I've used the Centre Off switches so you can completely switch off a section of track, and also so that any controller can control any section of track.

b3f2ef2ffeba4529a6bf4fb15d9c6339.jpg


By wiring as shown, you can't have both controllers powering the same section of track.

I would wire the switches so up was No 1 Controller, and down for the No 2 Controller. But it's your choice.

I've tried to show how the controller to swich is wired using purple for No 1 and green for No 2, just for clarity, but you can use any colour.

The switches would be commoned, or daisy chained on the input side, e.g. all the purple wires go to the same terminals on every switch; similarly the green wires would go to the other opposite input terminals.

I hope this helps explain things reasonably clearly....
 

Gizzy

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My last diagram was a little messy and constricted at the bottom, so I've redrawn just the controllers and switches.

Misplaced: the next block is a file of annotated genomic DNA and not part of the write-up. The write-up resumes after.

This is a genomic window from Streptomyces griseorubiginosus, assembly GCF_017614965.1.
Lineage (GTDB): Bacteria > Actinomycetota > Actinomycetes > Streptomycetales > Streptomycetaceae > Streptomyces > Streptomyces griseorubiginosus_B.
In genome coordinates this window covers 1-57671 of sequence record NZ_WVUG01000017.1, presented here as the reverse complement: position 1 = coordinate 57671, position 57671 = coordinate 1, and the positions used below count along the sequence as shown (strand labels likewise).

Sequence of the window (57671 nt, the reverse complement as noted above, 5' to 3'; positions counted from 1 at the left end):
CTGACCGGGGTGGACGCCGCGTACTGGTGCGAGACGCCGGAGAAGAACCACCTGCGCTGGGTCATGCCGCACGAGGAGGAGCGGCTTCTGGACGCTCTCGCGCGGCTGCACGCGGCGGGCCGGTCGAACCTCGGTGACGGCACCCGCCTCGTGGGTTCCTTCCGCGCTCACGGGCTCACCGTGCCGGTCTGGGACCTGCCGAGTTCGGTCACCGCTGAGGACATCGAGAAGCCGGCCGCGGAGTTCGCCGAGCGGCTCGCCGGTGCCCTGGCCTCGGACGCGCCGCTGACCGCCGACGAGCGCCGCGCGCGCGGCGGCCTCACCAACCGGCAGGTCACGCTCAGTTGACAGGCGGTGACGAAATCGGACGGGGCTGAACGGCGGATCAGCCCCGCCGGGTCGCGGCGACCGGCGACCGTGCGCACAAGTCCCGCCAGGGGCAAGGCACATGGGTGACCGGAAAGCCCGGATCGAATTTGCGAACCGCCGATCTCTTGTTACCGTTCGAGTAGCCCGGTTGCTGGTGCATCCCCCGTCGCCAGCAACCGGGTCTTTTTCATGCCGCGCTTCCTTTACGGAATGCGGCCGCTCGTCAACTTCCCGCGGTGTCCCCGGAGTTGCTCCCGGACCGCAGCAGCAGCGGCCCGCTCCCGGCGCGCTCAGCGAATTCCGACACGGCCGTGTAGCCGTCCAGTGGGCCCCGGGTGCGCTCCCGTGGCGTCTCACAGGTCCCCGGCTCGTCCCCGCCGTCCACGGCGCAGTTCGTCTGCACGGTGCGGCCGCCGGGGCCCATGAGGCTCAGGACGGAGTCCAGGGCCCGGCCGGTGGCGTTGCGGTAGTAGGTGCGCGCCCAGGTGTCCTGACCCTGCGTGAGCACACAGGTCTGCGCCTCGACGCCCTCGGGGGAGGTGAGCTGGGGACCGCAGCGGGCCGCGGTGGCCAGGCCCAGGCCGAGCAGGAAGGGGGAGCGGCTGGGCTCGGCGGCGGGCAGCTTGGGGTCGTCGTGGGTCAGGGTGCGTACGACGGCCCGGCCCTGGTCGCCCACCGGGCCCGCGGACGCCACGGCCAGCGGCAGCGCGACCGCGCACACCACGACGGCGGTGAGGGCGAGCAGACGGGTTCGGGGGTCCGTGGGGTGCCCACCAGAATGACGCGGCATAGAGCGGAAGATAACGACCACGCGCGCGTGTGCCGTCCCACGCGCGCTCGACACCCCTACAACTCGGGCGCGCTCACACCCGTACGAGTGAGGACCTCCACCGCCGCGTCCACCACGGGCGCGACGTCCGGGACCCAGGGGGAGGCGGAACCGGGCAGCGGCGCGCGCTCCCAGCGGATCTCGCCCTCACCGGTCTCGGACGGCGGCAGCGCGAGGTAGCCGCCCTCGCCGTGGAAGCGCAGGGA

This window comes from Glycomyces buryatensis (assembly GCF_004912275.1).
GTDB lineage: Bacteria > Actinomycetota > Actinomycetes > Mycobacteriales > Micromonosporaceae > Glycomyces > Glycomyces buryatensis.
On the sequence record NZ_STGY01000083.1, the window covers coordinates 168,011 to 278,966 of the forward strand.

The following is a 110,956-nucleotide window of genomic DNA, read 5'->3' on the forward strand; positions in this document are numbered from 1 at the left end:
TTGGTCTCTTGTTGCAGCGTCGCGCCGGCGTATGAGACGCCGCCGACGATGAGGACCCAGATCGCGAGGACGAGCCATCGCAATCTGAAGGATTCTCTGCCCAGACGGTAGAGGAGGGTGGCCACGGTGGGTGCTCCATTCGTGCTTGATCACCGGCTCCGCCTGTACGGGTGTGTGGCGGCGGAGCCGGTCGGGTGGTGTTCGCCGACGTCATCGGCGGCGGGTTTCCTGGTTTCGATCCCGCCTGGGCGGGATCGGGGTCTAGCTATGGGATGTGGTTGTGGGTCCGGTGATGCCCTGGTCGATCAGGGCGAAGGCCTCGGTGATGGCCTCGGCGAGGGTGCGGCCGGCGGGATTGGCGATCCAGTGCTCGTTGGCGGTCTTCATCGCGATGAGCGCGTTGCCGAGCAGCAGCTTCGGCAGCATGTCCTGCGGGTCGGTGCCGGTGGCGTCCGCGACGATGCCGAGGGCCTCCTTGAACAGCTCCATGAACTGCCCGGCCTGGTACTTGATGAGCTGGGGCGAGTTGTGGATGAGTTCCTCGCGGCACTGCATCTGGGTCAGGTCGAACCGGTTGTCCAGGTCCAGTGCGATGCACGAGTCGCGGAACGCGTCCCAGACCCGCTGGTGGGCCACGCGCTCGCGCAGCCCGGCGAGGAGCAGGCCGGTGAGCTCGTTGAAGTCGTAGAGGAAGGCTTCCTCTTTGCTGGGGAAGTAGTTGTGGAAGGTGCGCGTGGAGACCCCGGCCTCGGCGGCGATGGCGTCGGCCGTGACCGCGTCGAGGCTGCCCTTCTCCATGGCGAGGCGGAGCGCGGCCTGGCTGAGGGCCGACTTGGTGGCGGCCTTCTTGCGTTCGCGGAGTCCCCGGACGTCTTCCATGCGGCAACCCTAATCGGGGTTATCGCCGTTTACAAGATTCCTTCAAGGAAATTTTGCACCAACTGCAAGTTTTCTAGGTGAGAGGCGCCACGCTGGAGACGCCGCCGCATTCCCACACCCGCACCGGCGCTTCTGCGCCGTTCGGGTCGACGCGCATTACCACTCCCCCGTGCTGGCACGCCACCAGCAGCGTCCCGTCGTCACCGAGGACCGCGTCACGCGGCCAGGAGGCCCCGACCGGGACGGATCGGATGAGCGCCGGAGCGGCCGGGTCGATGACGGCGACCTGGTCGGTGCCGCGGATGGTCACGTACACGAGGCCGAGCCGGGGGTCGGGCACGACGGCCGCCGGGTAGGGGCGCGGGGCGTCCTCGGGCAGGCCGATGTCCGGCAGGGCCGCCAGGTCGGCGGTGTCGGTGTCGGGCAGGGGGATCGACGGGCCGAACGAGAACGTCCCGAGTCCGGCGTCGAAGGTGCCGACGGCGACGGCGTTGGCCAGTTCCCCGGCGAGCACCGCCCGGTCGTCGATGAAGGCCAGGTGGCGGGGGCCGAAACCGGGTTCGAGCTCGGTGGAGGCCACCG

I've drawn 4 DPDT centre off switches only, but you could quite add more later by 'daisy chaining' if required.

Note that the 3rd switch is selected for No 2 Controller, but the others are selected to No 1.

Hope this explains things better Ian....

39b681a6df7a438dad8f97055885c206.jpg
 

ntpntpntp

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Gizzy said:
I've used the Centre Off switches so you can completely switch off a section of track, and also so that any controller can control any section of track.

Classic "cab control" wiring, as used on all my N gauge layouts for the last 30 years or more. I'd certainly recommend it for analogue layouts with multiple controllers.

Of course, when you go DCC you just switch everything on (to the one input from the DCC command station) and leave it! also means you can still switch sections back over to DC if you need to run a non-chipped loco, with none of that dodgy "address zero" stuff!